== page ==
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Cows on the field illustrate Uruguay's problems

By Conrado Hornos

MONTEVIDEO, Dec 22 (Reuters) - When Rocha won the Uruguayan championship earlier this month, a cow joined the players as they completed their lap of honour.

Although the animal had become the team's lucky mascot, it was also symbolic of the tough realities of life in the Uruguayan first division where one recent match produced an official attendance of eight and most players struggle on a few hundred dollars a month.


Uruguay was once a major power in the world game and had a big influence in shaping its history.

In winning the football tournaments at the 1924 and 1928 Olympic Games, Uruguay delighted European crowds who had never previously seen anything like their short-passing game.

The country also hosted and won the inaugural World Cup in 1930 while many European teams short-sightedly shunned the tournament.

The Sky Blues went on to win another world title in neighbouring Brazil 20 years later, memorably beating the shell-shocked hosts in the tournament's decisive game.

Today, however, Uruguay exports its top players and the domestic championship struggles from year to year.

Rocha, who have become the first team from outside the capital to win the championship in its 73-year history, are a case in point.

Founded in 1999, the club has a monthly budget of around $15,000 and the training pitch is located next to a field of cows, who often amble over for a graze. When one was photographed among the players, it became an instant hit and was adopted as a mascot.


Uruguayan international midfielder Omar Pouso, who plays for Danubio, once said that he often went to sleep on an empty stomach.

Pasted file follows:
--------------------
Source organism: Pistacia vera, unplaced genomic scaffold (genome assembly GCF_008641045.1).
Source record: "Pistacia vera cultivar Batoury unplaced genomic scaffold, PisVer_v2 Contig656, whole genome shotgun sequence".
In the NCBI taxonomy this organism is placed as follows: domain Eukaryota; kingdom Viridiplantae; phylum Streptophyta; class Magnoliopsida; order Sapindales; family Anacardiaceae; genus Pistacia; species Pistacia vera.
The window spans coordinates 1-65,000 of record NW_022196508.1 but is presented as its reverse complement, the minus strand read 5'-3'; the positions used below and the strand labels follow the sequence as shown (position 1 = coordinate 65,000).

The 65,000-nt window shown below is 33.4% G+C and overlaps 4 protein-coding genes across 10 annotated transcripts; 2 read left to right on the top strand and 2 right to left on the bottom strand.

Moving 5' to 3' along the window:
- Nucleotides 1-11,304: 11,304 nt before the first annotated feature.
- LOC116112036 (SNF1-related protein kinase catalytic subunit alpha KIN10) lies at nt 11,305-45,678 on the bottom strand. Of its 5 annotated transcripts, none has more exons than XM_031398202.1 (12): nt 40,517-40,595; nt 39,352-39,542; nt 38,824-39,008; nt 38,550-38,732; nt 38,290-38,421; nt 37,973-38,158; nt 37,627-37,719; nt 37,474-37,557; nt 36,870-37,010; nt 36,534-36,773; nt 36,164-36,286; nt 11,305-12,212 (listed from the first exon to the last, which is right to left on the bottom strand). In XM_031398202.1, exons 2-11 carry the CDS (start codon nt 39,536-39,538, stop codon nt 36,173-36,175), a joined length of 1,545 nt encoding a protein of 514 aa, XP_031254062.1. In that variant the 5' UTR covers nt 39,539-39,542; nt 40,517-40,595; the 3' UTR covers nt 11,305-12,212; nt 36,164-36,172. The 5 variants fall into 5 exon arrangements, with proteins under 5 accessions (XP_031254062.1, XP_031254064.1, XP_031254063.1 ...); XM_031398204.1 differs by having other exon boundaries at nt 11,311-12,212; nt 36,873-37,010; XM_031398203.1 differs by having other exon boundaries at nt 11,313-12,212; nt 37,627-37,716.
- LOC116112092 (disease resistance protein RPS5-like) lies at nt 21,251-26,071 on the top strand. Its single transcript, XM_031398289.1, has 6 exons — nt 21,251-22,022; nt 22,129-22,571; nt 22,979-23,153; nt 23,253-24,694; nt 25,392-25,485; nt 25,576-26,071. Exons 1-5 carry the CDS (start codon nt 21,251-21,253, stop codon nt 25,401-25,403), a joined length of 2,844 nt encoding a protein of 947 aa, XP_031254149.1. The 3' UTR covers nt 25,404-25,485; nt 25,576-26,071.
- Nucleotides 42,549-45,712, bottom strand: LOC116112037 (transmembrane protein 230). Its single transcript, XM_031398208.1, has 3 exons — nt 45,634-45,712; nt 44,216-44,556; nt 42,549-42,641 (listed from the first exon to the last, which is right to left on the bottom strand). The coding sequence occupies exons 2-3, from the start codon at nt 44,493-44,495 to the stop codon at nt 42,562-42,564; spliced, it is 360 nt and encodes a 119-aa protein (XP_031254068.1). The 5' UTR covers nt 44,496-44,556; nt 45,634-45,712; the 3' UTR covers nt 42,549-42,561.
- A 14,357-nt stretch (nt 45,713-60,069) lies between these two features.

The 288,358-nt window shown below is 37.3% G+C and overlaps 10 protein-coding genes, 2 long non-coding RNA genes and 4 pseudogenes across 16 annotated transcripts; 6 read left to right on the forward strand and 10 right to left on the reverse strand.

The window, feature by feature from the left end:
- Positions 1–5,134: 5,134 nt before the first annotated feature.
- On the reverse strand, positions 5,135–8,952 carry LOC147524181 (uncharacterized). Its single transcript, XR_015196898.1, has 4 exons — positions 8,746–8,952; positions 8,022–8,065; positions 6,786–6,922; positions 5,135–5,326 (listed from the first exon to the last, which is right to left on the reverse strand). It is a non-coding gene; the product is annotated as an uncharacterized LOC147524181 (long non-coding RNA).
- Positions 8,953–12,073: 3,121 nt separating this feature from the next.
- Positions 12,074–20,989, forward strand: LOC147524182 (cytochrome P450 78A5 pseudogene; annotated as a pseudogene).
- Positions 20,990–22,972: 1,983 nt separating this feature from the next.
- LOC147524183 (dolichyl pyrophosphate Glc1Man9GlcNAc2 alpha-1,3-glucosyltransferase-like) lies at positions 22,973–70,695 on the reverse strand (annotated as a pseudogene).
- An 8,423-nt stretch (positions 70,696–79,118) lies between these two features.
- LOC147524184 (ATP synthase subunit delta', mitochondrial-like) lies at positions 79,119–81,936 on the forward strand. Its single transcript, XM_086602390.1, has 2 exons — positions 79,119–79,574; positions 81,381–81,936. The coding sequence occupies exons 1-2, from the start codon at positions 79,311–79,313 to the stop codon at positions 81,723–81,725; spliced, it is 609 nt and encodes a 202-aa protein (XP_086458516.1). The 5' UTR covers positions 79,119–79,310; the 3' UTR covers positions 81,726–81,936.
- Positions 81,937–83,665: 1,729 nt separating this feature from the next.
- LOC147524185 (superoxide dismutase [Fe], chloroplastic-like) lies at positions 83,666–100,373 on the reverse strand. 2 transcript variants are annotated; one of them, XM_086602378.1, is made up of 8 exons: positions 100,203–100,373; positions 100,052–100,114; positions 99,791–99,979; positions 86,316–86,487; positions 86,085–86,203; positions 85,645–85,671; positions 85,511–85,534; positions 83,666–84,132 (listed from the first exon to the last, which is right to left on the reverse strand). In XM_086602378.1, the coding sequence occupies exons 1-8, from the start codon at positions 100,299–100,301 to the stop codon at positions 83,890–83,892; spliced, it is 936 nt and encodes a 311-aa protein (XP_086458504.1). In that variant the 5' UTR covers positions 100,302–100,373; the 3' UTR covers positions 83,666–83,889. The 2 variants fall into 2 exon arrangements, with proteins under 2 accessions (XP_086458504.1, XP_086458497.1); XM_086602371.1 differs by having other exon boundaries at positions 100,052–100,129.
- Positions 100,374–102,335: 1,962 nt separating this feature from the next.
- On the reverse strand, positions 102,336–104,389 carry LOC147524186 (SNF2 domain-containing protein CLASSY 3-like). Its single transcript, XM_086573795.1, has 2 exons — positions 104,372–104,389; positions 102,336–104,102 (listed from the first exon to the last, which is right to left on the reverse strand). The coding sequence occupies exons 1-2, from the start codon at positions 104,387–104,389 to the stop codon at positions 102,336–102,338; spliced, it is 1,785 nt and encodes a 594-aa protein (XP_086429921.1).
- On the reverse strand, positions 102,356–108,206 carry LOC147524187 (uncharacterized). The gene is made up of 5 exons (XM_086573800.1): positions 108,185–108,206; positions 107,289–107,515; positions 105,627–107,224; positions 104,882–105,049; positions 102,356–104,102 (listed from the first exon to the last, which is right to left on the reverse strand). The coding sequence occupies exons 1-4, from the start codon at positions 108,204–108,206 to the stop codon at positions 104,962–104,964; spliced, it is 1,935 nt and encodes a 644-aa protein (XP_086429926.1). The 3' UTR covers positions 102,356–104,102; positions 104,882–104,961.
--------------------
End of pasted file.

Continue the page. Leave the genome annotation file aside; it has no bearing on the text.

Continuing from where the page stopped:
"When I came from the interior, I had almost nothing and I had to support my family," he told Reuters. "They gave us money for transport, for lunch and dinner and after that it was every man for himself."

Most first division players earn around 10,690 Uruguayan pesos ($442) a month while their second division colleagues scrape by on wages as low as 5,345 pesos ($221).

Yet, despite the low wages, some clubs still struggle to pay their players on time.

Two second division clubs were barred from this season's championship because they owed money while another three dropped out during the course of the competition.

The big pair, Nacional and Penarol, who share eight South American Libertadores Cup titles between them, have a better infrastructure but are also in difficulties.

Neither can afford big signings and nowadays are routinely dumped out of the Libertadores in the early rounds.


Private investment has come to the rescue of some clubs such as first division Rampla Juniors.

"Since August, a group of Mexican investors have been at the club and for the time being they are looking after the wages of the players and coaching staff, the kit and the team training camp," said director Sarks Kouyoumjdian.

"An investor is the only possible way out," said Mario Miguez of second division Huracan Buceo. "Of course, you lose some independence, but it's much better than not competing."

There is, however, only so much investors can do with such a small market.

Uruguay's population of 3.5 million is not enough to support a two-division professional league and attendances at most first division games struggle to reach four figures.

Deportivo Colonia's visit to Paysandu on the last day of the current season attracted a record low of eight paying spectators.

According to a recent report in the newspaper El Observador, the total gate receipts of the Apertura championship won by Rocha were around $460,000 -- considerably less than players such as David Beckham and Ronaldo earn in a season.

Updated on Wednesday, Dec 21, 2005 8:00 pm EST

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I came across a couple of matches from Uruguay on GolTV. If I'm not mistaken, one of them was played at Rocha? I can't remember. Anyway, I was quite surprised at how small the stadiums were and how generally "amateurish" the setting looked (no better than a Lynx match, except with people (but not many) lining all sides of the field). I didn't realize how poor the situation is there. Thanks for the article.

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